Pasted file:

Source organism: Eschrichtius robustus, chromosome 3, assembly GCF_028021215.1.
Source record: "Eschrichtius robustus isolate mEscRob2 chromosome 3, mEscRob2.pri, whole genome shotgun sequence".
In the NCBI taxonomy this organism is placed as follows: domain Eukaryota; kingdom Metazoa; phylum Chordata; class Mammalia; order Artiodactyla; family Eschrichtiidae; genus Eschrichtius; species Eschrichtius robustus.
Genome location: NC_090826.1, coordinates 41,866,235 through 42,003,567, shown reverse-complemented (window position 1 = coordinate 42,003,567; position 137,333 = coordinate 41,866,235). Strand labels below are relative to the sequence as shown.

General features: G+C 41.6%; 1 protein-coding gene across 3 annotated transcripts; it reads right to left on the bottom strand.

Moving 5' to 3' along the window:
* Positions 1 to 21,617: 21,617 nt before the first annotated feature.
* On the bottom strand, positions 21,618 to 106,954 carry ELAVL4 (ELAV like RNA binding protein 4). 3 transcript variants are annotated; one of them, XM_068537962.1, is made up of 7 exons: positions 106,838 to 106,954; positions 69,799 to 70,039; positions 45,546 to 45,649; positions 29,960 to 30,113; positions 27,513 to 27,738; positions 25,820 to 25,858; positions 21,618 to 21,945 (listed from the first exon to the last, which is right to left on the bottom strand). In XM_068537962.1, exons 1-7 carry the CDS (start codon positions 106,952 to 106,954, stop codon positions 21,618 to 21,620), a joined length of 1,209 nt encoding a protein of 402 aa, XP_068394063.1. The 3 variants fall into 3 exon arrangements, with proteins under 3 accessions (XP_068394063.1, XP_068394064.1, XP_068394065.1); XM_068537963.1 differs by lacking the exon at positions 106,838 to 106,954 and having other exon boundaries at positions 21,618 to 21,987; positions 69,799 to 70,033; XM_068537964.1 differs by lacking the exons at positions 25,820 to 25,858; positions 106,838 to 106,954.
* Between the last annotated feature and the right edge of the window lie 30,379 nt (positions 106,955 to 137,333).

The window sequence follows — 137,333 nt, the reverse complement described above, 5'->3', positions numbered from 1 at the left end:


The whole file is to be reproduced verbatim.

Source organism: Eschrichtius robustus, chromosome 3, assembly GCF_028021215.1.
Source record: "Eschrichtius robustus isolate mEscRob2 chromosome 3, mEscRob2.pri, whole genome shotgun sequence".
In the NCBI taxonomy this organism is placed as follows: domain Eukaryota; kingdom Metazoa; phylum Chordata; class Mammalia; order Artiodactyla; family Eschrichtiidae; genus Eschrichtius; species Eschrichtius robustus.
Genome location: NC_090826.1, coordinates 41,866,235 through 42,003,567, shown reverse-complemented (window position 1 = coordinate 42,003,567; position 137,333 = coordinate 41,866,235). Strand labels below are relative to the sequence as shown.

General features: G+C 41.6%; 1 protein-coding gene across 3 annotated transcripts; it reads right to left on the bottom strand.

Moving 5' to 3' along the window:
* Positions 1 to 21,617: 21,617 nt before the first annotated feature.
* On the bottom strand, positions 21,618 to 106,954 carry ELAVL4 (ELAV like RNA binding protein 4). 3 transcript variants are annotated; one of them, XM_068537962.1, is made up of 7 exons: positions 106,838 to 106,954; positions 69,799 to 70,039; positions 45,546 to 45,649; positions 29,960 to 30,113; positions 27,513 to 27,738; positions 25,820 to 25,858; positions 21,618 to 21,945 (listed from the first exon to the last, which is right to left on the bottom strand). In XM_068537962.1, exons 1-7 carry the CDS (start codon positions 106,952 to 106,954, stop codon positions 21,618 to 21,620), a joined length of 1,209 nt encoding a protein of 402 aa, XP_068394063.1. The 3 variants fall into 3 exon arrangements, with proteins under 3 accessions (XP_068394063.1, XP_068394064.1, XP_068394065.1); XM_068537963.1 differs by lacking the exon at positions 106,838 to 106,954 and having other exon boundaries at positions 21,618 to 21,987; positions 69,799 to 70,033; XM_068537964.1 differs by lacking the exons at positions 25,820 to 25,858; positions 106,838 to 106,954.
* Between the last annotated feature and the right edge of the window lie 30,379 nt (positions 106,955 to 137,333).

The window sequence follows — 137,333 nt, the reverse complement described above, 5'->3', positions numbered from 1 at the left end: